Indiana state Sen. Michael Crider wants federal investigators to provide the public with an update on its investigation of a troubled exotic animal refuge in Charlestown, Ind.

Crider, a lawmaker who has twice introduced legislation that would impose more regulations on certain exotic animal exhibitors in the Hoosier state, sent a letter late last month to a regional director of the U.S. Department of Agriculture, looking for answers about Wildlife in Need.

Crider is one of several state legislators who have fielded inquiries from concerned citizens about the non-profit organization owned by Tim Stark, following an investigation of the animal refuge by the Kentucky Center for Investigative Reporting.

“I’m just hoping to get some kind of information that they’re even actively working on this, that they potentially have some direction that the investigation might move so that I know a little bit more of what to expect,” said Crider, a Republican who represents Indiana’s District 28. “I think right now, nobody really knows what’s happening and when that’s going to come to some resolution.”

KyCIR found that that Stark has been cited repeatedly by USDA inspectors over the past several years for violations ranging from not having cages adequate enough to prevent big cats from escaping to not keeping proper records. Over the summer, Stark hosted a popular fund-raising event called Tiger Baby Playtime during which visitors could pay a fee to play with baby tigers in a group. USDA inspectors have also cited problems with that event.

In Indiana, residents can own exotic pets as long as they have a permit, but state law exempts people like Stark who have USDA licenses—for breeders, dealers and exhibitors—from those regulations. So even if there are complaints, state officials have no jurisdiction to go on the property.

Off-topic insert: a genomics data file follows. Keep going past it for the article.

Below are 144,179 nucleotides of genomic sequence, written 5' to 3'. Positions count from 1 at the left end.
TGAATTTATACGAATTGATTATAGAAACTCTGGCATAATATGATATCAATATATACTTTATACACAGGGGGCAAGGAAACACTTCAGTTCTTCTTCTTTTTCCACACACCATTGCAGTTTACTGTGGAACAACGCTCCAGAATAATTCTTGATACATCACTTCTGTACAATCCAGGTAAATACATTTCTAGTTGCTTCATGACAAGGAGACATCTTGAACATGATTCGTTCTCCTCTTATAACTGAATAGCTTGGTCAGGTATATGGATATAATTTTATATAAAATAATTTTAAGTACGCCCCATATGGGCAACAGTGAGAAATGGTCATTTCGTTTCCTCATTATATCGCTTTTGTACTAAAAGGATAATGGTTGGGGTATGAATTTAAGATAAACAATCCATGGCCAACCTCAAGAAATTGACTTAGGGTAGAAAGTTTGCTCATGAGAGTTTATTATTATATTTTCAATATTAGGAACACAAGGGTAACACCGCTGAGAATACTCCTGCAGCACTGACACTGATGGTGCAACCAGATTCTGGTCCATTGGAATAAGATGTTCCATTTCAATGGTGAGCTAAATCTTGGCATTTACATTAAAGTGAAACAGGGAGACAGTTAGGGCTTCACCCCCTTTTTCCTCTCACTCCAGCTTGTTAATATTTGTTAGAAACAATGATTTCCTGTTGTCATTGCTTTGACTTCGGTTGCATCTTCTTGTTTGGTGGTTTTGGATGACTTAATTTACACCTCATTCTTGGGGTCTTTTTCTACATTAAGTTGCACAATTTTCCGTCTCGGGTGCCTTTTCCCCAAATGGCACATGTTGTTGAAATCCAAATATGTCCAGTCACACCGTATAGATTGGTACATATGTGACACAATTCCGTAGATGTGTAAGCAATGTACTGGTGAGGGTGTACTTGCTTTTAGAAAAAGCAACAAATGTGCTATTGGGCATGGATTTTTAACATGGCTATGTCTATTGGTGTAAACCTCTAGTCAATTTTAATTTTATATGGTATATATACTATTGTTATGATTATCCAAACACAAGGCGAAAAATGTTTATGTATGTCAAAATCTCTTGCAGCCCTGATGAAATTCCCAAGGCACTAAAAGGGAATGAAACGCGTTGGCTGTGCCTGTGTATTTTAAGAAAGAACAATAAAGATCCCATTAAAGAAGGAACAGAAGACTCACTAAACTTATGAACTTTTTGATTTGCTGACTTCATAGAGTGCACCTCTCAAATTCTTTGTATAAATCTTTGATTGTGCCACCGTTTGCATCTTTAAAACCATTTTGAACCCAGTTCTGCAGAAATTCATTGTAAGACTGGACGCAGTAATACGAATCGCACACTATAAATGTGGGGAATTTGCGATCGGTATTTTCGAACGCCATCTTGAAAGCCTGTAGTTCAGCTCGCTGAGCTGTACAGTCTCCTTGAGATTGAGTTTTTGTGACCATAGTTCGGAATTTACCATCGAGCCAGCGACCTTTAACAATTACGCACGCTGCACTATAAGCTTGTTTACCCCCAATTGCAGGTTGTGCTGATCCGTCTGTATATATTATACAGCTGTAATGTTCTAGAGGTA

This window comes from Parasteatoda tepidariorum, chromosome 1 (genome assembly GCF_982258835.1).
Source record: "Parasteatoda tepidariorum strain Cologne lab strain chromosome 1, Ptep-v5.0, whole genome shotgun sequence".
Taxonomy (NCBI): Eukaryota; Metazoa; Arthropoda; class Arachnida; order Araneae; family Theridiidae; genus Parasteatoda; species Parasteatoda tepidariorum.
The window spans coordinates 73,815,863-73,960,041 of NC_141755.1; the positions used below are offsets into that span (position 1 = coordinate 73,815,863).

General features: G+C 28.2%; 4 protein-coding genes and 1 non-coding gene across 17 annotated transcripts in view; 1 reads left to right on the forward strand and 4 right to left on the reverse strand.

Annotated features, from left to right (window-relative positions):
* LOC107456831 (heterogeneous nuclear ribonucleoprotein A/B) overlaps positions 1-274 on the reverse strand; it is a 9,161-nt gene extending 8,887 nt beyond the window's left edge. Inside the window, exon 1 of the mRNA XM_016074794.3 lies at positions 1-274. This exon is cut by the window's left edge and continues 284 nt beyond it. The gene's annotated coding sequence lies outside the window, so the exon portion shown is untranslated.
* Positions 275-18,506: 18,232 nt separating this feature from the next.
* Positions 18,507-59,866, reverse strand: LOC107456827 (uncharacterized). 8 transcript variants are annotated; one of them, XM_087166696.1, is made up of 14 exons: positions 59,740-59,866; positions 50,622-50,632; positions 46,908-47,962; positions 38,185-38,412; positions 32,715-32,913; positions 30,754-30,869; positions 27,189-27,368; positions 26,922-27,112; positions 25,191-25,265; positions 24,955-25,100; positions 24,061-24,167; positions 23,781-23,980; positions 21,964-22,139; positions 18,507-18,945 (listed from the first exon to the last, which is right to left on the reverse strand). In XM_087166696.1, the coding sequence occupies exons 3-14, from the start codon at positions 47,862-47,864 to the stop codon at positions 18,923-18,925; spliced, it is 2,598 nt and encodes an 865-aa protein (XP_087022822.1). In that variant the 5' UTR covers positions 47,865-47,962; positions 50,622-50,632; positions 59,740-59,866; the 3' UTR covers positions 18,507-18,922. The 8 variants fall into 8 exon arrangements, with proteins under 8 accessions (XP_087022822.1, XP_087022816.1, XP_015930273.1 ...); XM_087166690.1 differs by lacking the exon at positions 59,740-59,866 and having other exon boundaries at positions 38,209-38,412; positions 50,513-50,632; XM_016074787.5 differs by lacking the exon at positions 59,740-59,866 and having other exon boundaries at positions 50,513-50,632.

Related: State Laws Vary on Wild Animals

Twice in the past two years Crider has proposed legislation that would have required dual jurisdiction, meaning those with USDA licenses would also have to comply with state regulations. Those bills never made it out of committee. USDA-license holders thought the federal requirements were tough enough, Crider said, and they didn’t want to be forced to notify neighbors that they have dangerous animals as required under state law.

Crider plans to file the legislation again in January during the next legislative session.

Last summer, a 48-pound leopard was shot and killed in a Charlestown yard not far from Stark’s property. Federal officials have acknowledged an open investigation of his operation but won’t provide details because they say it’s ongoing.

Crider and several of Stark’s neighbors want to know where the investigation stands.

The state senator said he has yet to receive a response from USDA.

“The reality is, it was a challenge for me to even find somebody that I could identify as the person to send the letter to, which kind of adds to my concerns about this activity being totally regulated outside the state,” Crider said.

If Crider had a question about a state permit, he said he’d know who to ask.

“In this case, I’m not really sure that I even got the letter to the right person or that I can expect an answer anytime soon—at least before I have a deadline to file a bill for this next session,” he said.”

The leopard was killed on the property of Charlestown resident Doris Armstrong. She supports a change in Indiana law.

“If he’s gonna have the Wildlife in Need, I think all the neighbors should be notified of what type animals he has because half the people in this town don’t know what he’s got,” she said. “And a lot of what he’s got I believe could be very dangerous if it got loose.”

This story was reported by Louisville Public Media’s Kentucky Center for Investigative Reporting.